Peterborough to Build Part of the Parkway by August, 2011

My hometown of Peterborough, Ontario has approved a plan to build a chunk of the proposed Parkway expansion (a plan set on hold since the 1950’s, with a referendum held in 2003), between Sherbrooke and Parkhill Rd. It was OK’ed by a 9 to 2 vote by our city counsellors and will go into action next summer, finishing in August, 2011. Luckily, this road will stop short of Jackson Park, one of Peterborough’s largest and highly valued piece of green space.

The Peterborough Examiner almost jokingly wrote that the town hall meeting spent fifteen minutes disucssing this plan (valued at over $8.5 million in taxpayers money) while discussion of the future of the lawn bowling club took four hours.

Following the maps supplied by beyondtheparkway.org, we can see exactly where this road will be paved,

And overlayed with Google Maps, the road may look like this,

I’m not entirely sure of the environmental impact, but this showcases some of the plant life in the area. An effected citizen at the town hall meeting did raise her voice with concerns of disrupting bird migration in regards to the timing of the construction. Also, the road, will pave over the walkway besides St. Peter’s High School and create and traffic and noise in the backyards of hundreds of residences.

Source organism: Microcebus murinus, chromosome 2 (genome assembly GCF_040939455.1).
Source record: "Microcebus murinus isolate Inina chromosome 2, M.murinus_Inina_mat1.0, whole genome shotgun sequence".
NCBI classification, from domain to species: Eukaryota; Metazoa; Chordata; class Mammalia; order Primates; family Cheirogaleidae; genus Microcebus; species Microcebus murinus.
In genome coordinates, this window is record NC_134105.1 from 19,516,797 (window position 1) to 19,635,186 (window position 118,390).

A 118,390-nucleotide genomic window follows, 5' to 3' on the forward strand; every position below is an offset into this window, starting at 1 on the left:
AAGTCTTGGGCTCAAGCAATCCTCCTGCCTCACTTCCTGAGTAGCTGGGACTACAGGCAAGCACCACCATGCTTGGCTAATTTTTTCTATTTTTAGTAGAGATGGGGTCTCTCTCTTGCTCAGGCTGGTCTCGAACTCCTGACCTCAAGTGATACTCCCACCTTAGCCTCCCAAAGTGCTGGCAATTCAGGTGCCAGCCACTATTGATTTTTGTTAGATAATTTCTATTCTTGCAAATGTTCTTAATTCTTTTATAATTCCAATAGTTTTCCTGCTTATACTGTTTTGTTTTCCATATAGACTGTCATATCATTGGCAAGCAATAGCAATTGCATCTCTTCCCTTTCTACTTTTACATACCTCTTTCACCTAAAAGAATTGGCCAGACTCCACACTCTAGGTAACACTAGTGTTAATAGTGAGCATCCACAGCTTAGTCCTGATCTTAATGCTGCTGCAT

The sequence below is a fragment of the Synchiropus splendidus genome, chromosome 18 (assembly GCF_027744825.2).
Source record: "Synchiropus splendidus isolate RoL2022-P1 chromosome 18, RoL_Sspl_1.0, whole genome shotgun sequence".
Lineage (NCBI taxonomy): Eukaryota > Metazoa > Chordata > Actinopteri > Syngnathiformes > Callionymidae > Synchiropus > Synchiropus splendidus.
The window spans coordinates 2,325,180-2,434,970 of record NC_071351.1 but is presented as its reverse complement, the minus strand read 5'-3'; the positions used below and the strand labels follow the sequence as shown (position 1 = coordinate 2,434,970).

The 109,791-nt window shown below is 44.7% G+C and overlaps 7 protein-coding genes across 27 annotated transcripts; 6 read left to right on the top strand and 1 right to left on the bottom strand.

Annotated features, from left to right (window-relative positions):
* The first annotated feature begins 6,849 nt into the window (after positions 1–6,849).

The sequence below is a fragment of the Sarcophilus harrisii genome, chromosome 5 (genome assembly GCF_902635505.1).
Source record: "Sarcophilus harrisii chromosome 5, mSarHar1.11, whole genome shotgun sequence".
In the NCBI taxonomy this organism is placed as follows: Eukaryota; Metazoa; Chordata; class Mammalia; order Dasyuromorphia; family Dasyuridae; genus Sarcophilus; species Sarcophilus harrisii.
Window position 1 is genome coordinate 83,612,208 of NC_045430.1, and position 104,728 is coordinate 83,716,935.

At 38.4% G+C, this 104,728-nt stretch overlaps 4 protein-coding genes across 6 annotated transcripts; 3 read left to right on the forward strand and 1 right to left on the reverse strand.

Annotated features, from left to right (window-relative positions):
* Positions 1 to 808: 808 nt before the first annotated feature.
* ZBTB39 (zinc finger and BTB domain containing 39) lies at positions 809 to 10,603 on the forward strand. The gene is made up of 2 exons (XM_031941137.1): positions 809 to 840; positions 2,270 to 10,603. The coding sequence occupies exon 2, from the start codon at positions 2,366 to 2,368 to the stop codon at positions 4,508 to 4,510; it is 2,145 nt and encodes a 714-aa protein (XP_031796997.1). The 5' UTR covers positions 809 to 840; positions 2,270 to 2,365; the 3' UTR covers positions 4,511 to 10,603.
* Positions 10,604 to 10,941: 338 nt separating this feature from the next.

• Ckylie

    If the city planning is so top notch why were residential area especially high rise buildings occupying hundreds of lower income families allowed with city zoning plans. If this is a 50 year old plan why have the city planners not put the parkway into consideration when zoning was issued for residential areas. If you said extremely poor planning you are right, but who will step up to the plate for the housing along the parkway -noise pollution and traffic. The city will be creating gettos and the public will have to pay for it. The people making these decisions need to be accountable for their actions let us hope Daryl Bennett business sense feels the same way and fights for his public rights and makes city planning accountable for their actions.

    CWhite

    • Harry Callihan

      Because they’re just not bright enough seems to be the right answer.